Direct to angiography in transferred patients with large vessel occlusion stroke associated with faster treatment and better outcomes vs repeat imaging approaches

1. Transferred patients with a large vessel occlusion stroke undergoing endovascular thrombectomy may have faster treatment and improved outcomes from a direct to angiography (DTA) approach versus repeated imaging.

2. Optimizing endovascular thrombectomy workflow using a DTA approach when appropriate may be associated with faster and safer reperfusion therapy.

Evidence Rating: 2b (Good)

Study Rundown: Endovascular thrombectomy (EVT) is an effective, yet time-sensitive approach to the management of stroke caused by large vessel occlusion. The optimal approach to minimizing time delays when patients are transferred from non-EVT healthcare centers to those with the appropriate facilities has not yet been described. This multi-center retrospective cohort study sought to evaluate whether repeat imaging (CT) following patient arrival at an EVT-providing stroke center may be reasonably omitted. They compared patients going directly to the angiography (DTA) suite to those receiving repeat imaging for both time to therapy and health outcomes. The primary outcome was 90-day functional status. 2533 patients were transferred to an EVT stroke center during the study period (2014-2020), of which 1140 (45.0%) went on to receive EVT. Of these patients, 28.7% went DTA, while 71.3% received repeat imaging prior to EVT. The time from arrival at the EVT center to groin puncture (receipt of EVT) was consistently shorter in the DTA group; this approach saved a median time of 26 minutes compared to repeat imaging. The rate of 90 day functional independence was likewise significantly higher in the DTA group. The study trends each 10-minute delay in EVT as attributable to a 5% decrease in 90 day functional independence. These clinical benefits of the DTA approach compared to repeat imaging lessened in magnitude as the transfer time between healthcare centers increased. Sarraj et al provide supportive evidence for bypassing repeat imaging following stroke patient transfer for provision of EVT. A primary strength of this study is its large sample size: six stroke centers across Europe and the United States were included. The analysis is comprehensive, adjusting for factors such as staff availability and time of day to validate these findings. Additionally, the primary outcome is clinically meaningful to patients beyond reducing workflow delays. A major limitation of this work is its limited external validity – there are substantial differences in stroke response protocols regionally and the feasibility of rapid transfers and imaging equipment should be considered on a center-dependent basis. Additionally, the retrospective nature of this study makes it difficult to account for clinical characteristics which may influence the decision to repeat imaging upon patient arrival.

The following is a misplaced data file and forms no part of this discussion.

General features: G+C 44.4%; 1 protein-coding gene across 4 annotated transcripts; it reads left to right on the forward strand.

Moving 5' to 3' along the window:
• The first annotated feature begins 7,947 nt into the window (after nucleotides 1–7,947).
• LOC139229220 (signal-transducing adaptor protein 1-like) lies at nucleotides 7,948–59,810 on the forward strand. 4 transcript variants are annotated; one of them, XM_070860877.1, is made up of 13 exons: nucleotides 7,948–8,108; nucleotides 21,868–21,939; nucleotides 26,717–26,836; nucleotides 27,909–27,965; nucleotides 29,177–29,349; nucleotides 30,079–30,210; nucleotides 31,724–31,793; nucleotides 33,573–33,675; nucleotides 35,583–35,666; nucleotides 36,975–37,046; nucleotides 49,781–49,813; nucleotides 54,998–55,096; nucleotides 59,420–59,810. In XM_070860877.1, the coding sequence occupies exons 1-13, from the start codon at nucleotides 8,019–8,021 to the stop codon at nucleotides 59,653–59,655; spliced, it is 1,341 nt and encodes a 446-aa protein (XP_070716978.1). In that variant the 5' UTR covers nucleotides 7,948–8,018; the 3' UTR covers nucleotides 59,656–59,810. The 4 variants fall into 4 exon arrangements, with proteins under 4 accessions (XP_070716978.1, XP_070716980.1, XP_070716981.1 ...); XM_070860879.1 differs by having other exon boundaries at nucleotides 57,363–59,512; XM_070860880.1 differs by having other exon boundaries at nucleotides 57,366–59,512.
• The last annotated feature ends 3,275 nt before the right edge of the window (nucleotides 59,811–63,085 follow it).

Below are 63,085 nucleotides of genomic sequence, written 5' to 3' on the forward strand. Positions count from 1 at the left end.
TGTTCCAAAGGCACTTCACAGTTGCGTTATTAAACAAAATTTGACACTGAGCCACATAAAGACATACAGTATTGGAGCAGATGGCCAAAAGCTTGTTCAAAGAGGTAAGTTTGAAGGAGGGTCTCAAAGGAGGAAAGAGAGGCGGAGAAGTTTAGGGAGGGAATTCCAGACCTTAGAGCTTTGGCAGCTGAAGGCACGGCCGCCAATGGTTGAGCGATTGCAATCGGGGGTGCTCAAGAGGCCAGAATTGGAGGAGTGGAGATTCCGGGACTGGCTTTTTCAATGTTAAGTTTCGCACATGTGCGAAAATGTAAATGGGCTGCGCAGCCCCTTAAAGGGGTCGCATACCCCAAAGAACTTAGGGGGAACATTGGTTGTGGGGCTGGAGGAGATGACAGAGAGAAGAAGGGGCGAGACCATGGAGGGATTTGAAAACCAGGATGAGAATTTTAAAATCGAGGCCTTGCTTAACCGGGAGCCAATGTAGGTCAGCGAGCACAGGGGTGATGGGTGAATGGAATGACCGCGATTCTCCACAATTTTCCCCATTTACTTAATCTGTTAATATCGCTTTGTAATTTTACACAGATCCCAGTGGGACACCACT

Click to read the study in JAMA

Click to read an accompanying editorial in JAMA

Relevant reading: Guidelines for the Early Management of Patients With Acute Ischemic Stroke: 2019 Update to the 2018 Guidelines for the Early Management of Acute Ischemic Stroke: A Guideline for Healthcare Professionals From the American Heart Association/American Stroke Association

In-Depth [retrospective cohort study]: Patients were eligible for this multi-center, retrospective cohort study if they were aged 18+ and transferred from a non-EVT center to an EVT stroke center with a large vessel occlusion of the anterior circulation identified on imaging. The primary outcome of functional independence was measured using the modified Rankin Scale score. Patients were stratified on whether they received EVT within 0-6 hours of stroke onset (early window) or from 6-24 hours (late window) – DTA was found to significantly save time and improve outcomes in both cases. The median time to EVT was 34 minutes (Interquartile range [IQR] 20-62) in the DTA group and 60 minutes (IQR 37-95) in the repeat imaging group (p < 0.001). The adjusted odds ratio for 90-day functional outcomes in the DTA vs. repeat imaging group was 1.85 (95% confidence interval 1.33-2.57). The effect size was larger in the adjusted odds ratio compared to the naive odds ratio after accounting for certain patient factors (i.e., stroke severity score, serum glucose). There was a trend towards lower 3-month mortality in the DTA group as well, but this only reached statistical significance in patients treated with EVT in the early window (13.1% DTA group mortality, 21.7% repeat imaging mortality, p=0.01).

Image: PD

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